Saudi Arabia: new case of man facing execution for 'sorcery'
Posted: 14 May 2010
Amnesty International has today urged the Saudi Arabian authorities to intervene to halt the possibly imminent execution of a Sudanese man sentenced to death for “sorcery”.
‘Abdul Hamid Bin Hussain Bin Moustafa al-Fakki was sentenced to death by a Medina court on 27 March 2007, after he was accused of producing a spell that would lead to the reconciliation of his client’s divorced parents. Very little is known about his trial proceedings as they were held in secret. Three years since he was sentenced to death, it is not known what stage his case is at or if his execution has been scheduled, but it is thought likely to be imminent given the time that has elapsed.
‘Abdul Hamid’s case comes soon after that of former television presenter 'Ali Hussain Sibat, who faced execution in early April after being convicted on "sorcery" charges in Saudi Arabia. Following an international outcry his execution was postponed and there were reports that he is likely to be spared execution.
Amnesty International Middle East Deputy Director Philip Luther said:
“‘Abdul Hamid al-Fakki appears to have been convicted solely for the peaceful exercise of his rights to freedom of expression and religion.
“We are calling on King Abdullah of Saudi Arabia not to let this or other executions go ahead.”
‘Abdul Hamid Bin Hussain Bin Moustafa al-Fakki was originally arrested on 8 December 2005 in the city of Medina by the Mutawa’een (religious police). He was accused of practising sorcery, after being entrapped by the Mutawa’een, though it is not clear why the authorities targeted him. A man working for the Mutawa’een approached ‘Abdul Hamid and asked him to produce a spell that would lead to the man’s father separating from his second wife and returning to his first wife, the man’s mother.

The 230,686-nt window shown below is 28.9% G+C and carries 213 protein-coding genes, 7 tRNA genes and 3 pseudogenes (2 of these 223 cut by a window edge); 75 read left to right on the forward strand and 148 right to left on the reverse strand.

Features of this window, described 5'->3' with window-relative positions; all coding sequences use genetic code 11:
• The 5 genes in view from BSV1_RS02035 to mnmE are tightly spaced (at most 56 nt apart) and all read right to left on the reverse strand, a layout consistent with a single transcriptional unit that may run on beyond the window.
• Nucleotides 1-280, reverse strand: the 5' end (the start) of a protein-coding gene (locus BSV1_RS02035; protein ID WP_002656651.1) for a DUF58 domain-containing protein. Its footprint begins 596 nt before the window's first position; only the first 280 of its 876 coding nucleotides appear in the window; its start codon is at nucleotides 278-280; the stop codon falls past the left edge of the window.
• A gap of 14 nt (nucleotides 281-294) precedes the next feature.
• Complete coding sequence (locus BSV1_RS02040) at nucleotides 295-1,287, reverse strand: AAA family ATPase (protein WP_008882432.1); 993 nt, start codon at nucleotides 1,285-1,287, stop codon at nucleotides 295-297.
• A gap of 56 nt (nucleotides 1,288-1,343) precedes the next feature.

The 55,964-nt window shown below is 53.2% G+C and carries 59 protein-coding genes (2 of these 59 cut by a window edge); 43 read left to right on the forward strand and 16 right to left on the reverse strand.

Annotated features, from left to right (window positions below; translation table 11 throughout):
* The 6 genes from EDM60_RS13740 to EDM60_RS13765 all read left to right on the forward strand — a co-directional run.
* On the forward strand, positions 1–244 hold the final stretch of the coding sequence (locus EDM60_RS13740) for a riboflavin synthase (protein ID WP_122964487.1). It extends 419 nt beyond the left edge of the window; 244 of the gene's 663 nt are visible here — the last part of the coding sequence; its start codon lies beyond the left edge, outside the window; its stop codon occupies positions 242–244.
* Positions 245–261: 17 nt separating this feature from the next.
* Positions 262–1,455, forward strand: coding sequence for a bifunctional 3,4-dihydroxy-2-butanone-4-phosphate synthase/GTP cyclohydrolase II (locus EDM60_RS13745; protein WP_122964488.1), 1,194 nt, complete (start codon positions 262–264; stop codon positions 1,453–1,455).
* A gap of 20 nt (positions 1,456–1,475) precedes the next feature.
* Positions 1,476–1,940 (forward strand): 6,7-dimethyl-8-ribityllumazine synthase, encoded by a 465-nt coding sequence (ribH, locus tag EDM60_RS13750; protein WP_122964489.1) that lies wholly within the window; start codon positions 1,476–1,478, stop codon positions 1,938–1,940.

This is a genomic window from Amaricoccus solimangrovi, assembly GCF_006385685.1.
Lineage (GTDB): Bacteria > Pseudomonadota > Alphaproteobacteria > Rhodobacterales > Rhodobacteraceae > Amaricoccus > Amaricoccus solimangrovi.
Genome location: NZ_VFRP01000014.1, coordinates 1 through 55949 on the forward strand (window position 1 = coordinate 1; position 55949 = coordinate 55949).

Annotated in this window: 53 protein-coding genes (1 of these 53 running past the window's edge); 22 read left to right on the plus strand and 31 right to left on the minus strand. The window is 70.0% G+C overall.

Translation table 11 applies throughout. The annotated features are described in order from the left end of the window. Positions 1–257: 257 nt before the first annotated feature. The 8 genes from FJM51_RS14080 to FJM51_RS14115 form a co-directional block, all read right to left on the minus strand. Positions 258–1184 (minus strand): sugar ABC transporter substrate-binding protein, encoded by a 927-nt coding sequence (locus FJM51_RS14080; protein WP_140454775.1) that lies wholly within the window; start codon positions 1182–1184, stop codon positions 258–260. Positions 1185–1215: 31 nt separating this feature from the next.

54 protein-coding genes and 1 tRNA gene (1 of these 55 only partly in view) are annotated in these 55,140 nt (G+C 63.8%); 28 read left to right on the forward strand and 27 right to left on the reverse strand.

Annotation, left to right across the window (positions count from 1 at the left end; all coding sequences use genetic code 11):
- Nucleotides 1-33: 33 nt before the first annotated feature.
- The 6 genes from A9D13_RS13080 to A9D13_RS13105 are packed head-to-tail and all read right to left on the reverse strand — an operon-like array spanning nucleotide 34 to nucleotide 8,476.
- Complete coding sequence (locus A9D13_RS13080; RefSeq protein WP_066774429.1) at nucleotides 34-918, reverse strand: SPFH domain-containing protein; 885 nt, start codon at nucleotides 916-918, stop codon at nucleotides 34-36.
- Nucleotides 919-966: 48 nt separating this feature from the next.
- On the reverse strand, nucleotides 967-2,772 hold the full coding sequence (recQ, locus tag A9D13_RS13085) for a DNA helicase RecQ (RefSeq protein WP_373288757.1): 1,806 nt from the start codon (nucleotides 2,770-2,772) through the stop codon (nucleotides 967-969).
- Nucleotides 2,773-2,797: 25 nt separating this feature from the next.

‘Abdul Hamid apparently agreed to do this in exchange for 6,000 Saudi Arabian riyals (£1,100). He reportedly took an advance of 2,000 riyals from the man, together with the names of his father and the father’s second wife - as well as the names of their mothers - and agreed to meet the man afterwards to deliver his work. He went to the agreed meeting place and was seen by Mutawa’een agents getting into the man’s car. He delivered his work, consisting of nine pieces of paper with codes written on them with saffron, and received the rest of the money.
At this point ‘Abdul Hamid was arrested while in possession of bank notes whose serial numbers had been recorded by the Mutawa’een. He was questioned and apparently beaten, and is believed to have confessed that he carried out acts of sorcery in a bid to solve the family problems of the man who had approached him.
The last known execution for “sorcery” was that of Egyptian national Mustafa Ibrahim, on 2 November 2007. He had been arrested in May 2007 in the town of ‘Arar, where he worked as a pharmacist, and accused of “apostasy” for having degraded a copy of the Qur’an by putting it in a toilet.
At least 69 people are known to have been executed in total in Saudi Arabia last year, the fourth highest number of any country in the world. Since the beginning of 2010, at least 11 further people have been executed in the country.